CAN$38 million dredging project starts at Sydney Harbour, Nova Scotia
Government-funded project expected to be completed by the end of the year
The CAN$38 million dredging project at Sydney Harbour began earlier this week, as the port located in the Canadian province of Nova Scotia looks to welcome some of the world’s largest ships to its docks.
Funded by the Province of Ottawa, the Cape Breton Regional Municipality and Nova Scotia Power, the project is expected to be completed by the end of December 2011.
“It’s the culmination of four and a half years of work on the part of a lot of hard-working people,” Jim Wooder, manager of the dredging operation for Sydney Ports Corporation, told the Chronicle Herald.
“We’ll have a deep-water port with such potential opportunities we don’t even know how good it could be, and we’ll be open to the world,” he said.
“We got a call from a coal producer in Virginia, looking for places to export their coal from and that was a completely unsolicited proposal. Who would have ever thought we’d get such an interest but, while coal use is declining in North America, it is growing in the Far East,” added Wooder.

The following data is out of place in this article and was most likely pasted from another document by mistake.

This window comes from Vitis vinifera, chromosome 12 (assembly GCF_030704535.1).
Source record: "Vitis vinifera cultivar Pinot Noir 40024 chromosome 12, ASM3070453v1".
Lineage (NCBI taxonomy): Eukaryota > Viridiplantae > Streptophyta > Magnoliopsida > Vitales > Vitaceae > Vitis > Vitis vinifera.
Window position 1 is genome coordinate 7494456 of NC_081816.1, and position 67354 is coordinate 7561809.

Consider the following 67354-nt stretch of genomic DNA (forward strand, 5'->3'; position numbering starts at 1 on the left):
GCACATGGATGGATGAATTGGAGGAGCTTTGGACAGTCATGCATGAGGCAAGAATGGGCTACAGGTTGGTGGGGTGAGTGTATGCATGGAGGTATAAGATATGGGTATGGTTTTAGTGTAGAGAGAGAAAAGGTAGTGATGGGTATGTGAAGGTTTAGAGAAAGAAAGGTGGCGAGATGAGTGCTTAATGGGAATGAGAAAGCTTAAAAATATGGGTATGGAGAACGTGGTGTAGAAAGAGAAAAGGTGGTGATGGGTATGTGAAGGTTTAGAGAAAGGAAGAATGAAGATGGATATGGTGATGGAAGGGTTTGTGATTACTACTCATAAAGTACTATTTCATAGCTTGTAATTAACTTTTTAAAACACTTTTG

“It’s not abstract anymore because the dredging is taking place and now it’s up to us to turn it into something positive. Once this is finished, then we’re in the game.”
The dredging project began with the Dutch vessel Oranje dredging the entrance to the harbor of Sydney Port on Sunday morning.
More than 4 million cubic metres of seabed materials are set to be removed from Sydney Harbour, which will see the access channel reach a depth of 17 meters.
The sediment from the channel will be moved to the Sydport Industrial Park where the material will be used to create a disposal field, with the potential of becoming the platform for a future marine terminal.
When the project is completed, Sydney Port will be in direct competition with the Port of Norfolk in the US state of Virginia. Norfolk is currently the only port on the American Eastern Seaboard accessible to the largest container vessels operating the world’s oceans.
Staff Writer: Linton Nightingale